Uranium mining in southwest Colorado is as much a part of the region’s history as the iconic Dolores River. The U.S. Department of Energy (DOE) Office of Legacy Management (LM) is currently working towards protecting the Dolores River by addressing sedimentation issues stemming from the historic Burro Mines Complex in San Miguel County, Colorado.
The Burro Mines Complex includes three separate and distinct uranium mine sites: the Burro Tunnel Mine, the Burro No. 3 Mine, and the Burro No. 5 Mine. The Burro Tunnel Mine site is located along the east side of County Road S8, which is adjacent to the Dolores River.
The Bureau of Land Management (BLM) and the Colorado Division of Reclamation, Mining and Safety (DRMS) consider the sites as legacy, or “pre-law,” mines, because they operated prior to the present era of permitting by the Colorado DRMS. As such, there are no requirements for reclamation, and the mines could remain in their current condition. Nevertheless, to protect the Dolores River from further sediment, LM intends to begin work on a reclamation at the mine complex later this year.
“LM’s goal with this project is to protect the Dolores River from further sediment load running off from legacy waste rock at the Burro Mines Complex,” said Deborah Barr, the program manager for the LM Uranium Leasing Program. “The health of this river corridor impacts the habitat for wildlife and recreational usage. LM is working hard to accomplish these goals while preserving the unique mining heritage of this area.”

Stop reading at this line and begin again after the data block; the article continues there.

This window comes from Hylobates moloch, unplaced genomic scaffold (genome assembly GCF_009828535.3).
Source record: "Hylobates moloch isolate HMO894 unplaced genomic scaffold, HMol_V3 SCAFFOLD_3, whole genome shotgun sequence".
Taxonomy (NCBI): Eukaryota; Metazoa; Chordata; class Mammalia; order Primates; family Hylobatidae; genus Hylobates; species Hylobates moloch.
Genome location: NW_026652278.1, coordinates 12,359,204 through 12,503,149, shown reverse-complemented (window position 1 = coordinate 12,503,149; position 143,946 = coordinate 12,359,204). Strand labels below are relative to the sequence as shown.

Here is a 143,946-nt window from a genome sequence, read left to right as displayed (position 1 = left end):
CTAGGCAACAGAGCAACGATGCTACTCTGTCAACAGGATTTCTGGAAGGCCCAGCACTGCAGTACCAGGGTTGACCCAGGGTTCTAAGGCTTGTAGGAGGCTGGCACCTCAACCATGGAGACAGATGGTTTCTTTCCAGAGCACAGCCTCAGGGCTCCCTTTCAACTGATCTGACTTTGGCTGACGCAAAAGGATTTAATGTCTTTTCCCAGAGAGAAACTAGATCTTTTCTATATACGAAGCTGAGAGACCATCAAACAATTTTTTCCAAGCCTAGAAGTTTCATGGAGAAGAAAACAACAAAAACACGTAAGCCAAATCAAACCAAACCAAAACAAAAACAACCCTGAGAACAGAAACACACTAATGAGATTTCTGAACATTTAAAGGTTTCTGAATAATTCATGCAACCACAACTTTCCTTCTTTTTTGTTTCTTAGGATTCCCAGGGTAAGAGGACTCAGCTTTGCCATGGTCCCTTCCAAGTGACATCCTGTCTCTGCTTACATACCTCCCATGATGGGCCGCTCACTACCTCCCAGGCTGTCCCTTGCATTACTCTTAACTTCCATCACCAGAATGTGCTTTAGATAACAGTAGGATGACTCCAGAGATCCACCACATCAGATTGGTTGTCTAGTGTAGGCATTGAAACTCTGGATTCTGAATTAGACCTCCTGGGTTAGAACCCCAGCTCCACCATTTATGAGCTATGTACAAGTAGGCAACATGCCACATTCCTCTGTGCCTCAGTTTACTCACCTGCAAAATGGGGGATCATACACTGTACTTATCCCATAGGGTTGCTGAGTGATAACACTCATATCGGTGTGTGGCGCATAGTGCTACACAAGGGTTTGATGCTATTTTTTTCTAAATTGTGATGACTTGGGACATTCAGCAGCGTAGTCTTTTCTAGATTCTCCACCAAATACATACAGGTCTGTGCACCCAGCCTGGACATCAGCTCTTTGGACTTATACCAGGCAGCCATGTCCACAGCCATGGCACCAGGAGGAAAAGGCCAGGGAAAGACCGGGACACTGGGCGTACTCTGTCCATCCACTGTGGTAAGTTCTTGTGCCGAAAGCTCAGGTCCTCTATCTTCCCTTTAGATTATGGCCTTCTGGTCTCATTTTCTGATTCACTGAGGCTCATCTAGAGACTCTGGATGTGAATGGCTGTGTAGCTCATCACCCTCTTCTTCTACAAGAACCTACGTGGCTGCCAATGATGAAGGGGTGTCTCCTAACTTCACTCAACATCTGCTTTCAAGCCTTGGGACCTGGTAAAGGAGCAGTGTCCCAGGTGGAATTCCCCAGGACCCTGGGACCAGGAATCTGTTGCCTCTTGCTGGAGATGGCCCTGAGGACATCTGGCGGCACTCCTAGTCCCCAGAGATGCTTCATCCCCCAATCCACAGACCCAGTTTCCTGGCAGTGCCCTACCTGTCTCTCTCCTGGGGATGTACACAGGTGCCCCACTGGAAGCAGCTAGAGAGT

The project is the culmination of several years of planning. In 2019, LM began drafting an Environmental Assessment (EA) for the project in accordance with the National Environmental Policy Act (NEPA). As part of the EA process, LM made the draft EA available for public review and comment last summer. Based on the EA findings, this reclamation project does not constitute a major federal action significantly affecting the quality of the human health and the environment within the context of NEPA. LM is expected to sign a Finding of No Significant Impact at the end of March 2021.
Collaboration has been a key element of the reclamation project. LM has engaged with BLM, Colorado DRMS, the Colorado State Historic Preservation Office (SHPO), the San Miguel County Planning Department, and the public to better understand any potential impacts of the project on the environment and community.
For instance, ongoing collaboration with Colorado SHPO resulted in significant changes to the engineering design in order to protect the historical integrity of the mine complex. Working closely with Colorado SHPO, LM revised the engineering design to better preserve the area’s unique mining heritage, while still protecting the Dolores River.
The Burro Mines Complex is on land that LM manages as part of its Uranium Leasing Program (ULP). The ULP includes 31 lease tracts within the Uravan Mineral Belt of southwestern Colorado. The Burro Mines Complex is within DOE lease tract C-SR-13.